The Journal of Consumer Affairs

Scholarly research journal publishes articles in the consumer field, including the impact of individual, business and/or government decisions on consumers.

Articles from Vol. 37, No. 2, Winter

A Two-Step Estimation of Consumer Adoption of Technology-Based Service Innovations
Firms initially offer new technology-based services to a limited number of customers to reduce risks and maximize their returns on the investments in the new technology. Consequently, consumers' adoption of new technology-based services is restricted...
Consumer Interests and the Ethical Implications of Marketing: A Contingency Framework
The increasing efforts by marketers to target diverse groups of consumers call for a closer examination of the ethical implications of market segmentation and differentiated marketing. Previous research suggests that marketers and consumers often differ...
Desires versus the Reality of Self-Regulation
By now everyone interested in consumer research has heard the often-repeated news that there is an epidemic of obesity in the United States. In addition, numerous people who are not grossly overweight wish they were thinner. While some people are overweight...
Double-Cola and Antitrust Issues: Staying Alive in the Soft Drink Wars
This case study is the story of the underdog in the soft drink wars. It is a testament to the meaning of brands and the lengths that loyal consumers go to for Double-Cola, one of many small regional brands that struggle to compete againts industry...
How Credit Access Has Changed over Time for U.S. Households
The financial industry made a number of efforts throughout the 1990s to provide additional borrowing opportunities to households traditionally constrained by the credit markets. Using data from the Survey of Consumer Finances (SCF), this study investigates...
How Do Front and Back Package Labels Influence Beliefs about Health Claims?
One dilemma with health claims is that too much information can confuse consumers and too little information can mislead them. A controlled study is used to examine the effectiveness of various front-sided health claims when used in combination with...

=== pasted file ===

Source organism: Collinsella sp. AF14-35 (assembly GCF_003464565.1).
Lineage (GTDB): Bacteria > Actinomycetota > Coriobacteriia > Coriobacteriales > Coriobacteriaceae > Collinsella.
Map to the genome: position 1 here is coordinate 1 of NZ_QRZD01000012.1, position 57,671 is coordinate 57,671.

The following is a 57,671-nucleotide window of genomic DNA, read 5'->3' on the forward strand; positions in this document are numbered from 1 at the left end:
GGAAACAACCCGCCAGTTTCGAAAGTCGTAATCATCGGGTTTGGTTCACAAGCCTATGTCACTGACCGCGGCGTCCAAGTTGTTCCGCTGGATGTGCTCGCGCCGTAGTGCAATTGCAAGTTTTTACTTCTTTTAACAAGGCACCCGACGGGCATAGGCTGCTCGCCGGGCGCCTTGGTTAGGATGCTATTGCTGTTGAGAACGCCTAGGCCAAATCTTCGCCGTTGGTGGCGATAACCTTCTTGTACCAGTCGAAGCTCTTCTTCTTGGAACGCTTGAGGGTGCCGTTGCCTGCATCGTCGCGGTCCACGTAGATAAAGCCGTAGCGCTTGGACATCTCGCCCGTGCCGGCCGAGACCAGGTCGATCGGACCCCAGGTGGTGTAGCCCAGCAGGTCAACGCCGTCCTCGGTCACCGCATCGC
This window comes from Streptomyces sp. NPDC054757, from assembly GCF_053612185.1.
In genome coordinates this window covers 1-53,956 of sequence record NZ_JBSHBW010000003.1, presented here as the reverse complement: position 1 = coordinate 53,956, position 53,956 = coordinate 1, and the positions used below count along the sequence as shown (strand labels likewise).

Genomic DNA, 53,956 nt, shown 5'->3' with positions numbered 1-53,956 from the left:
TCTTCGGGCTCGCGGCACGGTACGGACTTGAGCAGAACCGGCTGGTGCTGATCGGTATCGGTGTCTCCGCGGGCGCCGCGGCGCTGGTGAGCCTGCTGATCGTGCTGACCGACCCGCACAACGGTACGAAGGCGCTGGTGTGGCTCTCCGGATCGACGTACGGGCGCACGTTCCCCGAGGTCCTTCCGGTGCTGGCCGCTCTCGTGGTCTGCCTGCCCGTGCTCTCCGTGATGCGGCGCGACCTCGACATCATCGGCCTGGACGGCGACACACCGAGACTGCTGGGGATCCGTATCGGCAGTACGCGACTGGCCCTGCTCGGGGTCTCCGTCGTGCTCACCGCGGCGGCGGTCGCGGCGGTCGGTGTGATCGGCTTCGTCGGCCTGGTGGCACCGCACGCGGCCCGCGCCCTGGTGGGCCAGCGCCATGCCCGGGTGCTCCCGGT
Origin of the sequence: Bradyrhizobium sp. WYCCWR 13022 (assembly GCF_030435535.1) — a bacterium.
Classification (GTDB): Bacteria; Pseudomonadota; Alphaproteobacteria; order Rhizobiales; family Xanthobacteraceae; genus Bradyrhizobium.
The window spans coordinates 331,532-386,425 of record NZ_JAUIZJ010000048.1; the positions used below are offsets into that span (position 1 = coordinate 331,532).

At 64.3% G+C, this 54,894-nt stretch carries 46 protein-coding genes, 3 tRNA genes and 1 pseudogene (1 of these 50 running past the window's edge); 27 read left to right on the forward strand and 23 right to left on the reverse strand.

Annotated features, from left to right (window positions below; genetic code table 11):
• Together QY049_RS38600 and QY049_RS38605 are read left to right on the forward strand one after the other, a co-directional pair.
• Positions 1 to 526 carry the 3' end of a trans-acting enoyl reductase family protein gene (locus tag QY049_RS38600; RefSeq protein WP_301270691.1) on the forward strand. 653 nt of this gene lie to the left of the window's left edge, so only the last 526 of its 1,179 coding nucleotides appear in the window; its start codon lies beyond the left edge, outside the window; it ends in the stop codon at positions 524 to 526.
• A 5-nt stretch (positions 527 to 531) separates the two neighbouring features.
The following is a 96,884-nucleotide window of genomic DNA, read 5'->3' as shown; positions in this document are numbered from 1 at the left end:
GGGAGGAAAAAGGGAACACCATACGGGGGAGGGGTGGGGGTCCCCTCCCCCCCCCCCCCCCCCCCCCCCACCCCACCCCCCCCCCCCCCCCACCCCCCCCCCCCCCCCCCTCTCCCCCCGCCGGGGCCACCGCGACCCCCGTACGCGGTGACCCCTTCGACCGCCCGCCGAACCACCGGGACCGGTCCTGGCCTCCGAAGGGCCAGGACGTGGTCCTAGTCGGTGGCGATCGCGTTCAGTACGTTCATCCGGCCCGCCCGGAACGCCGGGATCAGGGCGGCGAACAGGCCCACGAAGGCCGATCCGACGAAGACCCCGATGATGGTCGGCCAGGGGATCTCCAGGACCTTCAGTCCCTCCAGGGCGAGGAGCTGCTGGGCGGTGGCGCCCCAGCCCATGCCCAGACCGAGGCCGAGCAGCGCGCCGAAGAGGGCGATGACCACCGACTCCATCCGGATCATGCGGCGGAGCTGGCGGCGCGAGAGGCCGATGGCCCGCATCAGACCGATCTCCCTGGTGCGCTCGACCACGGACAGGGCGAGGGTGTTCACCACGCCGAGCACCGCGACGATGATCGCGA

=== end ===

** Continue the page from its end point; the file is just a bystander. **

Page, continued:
How Well Do Consumers Protect Themselves from Identity Theft?
Identity theft is a serious and increasingly prevalent crime, and consumers need to take preventative measures to minimize the chance of becoming a victim. In an effort to assess consumer preparedness, this exploratory study measured the self-reported...
Marketing-One Consumer Disaster
THE INDICTMENT Since Adam Smith, the universally accepted goal of any economy has been consumer sovereignty, meaning that consumers succeed in purchasing what they truly want. Truly denotes that consumers would choose under FU/FI conditions where...
Single Mothers, Emergency Food Assistance, and Food Stamps in the Welfare Reform Era
This article documents the characteristics, circumstances, and factors linked to concurrent use of food stamps among single-mother food pantry clients in Wisconsin in 1999. Most of these mothers use food pantries as an alternative, rather than a supplement,...
The First Amendment and FTC Weight-Loss Advertising Regulation
The contemporary American ideal of feminine beauty is a skinny, but voluptuous model like Heidi Klum or Tyra Banks, and the ideal man is a cross between the good looks of Brad Pitt and the raw athletic prowess of Derek Jeter or Michael Jordan. Yet...
The Prevalence of Sexual Imagery in Ads Targeted to Young Adults
To determine if advertisers use sexual imagery to appeal to youth, 2,863 ads in magazines read by young and mature adults were compared. Results indicate that ads targeted to young adults were 65% more likely to contain provocatively dressed models...
Who Pays for Credit Cards?
The authors model side payments in a competitive credit-card market. If competitive retailers absorb the cost of accepting credit cards by charging a higher goods price to everyone, then someone must subsidize convenience users of credit cards to prevent...
Willingness to Pay for Non-Biotech Foods in the U.S. and U.K
This study uses closed-ended and payment card formats to elicit willingness to pay for breakfast cereals made from non-biotech ingredients. U.S. consumers were willing to pay a 10% ~ 12% premium to avoid biotech breakfast cereals, whereas U.K. consumers...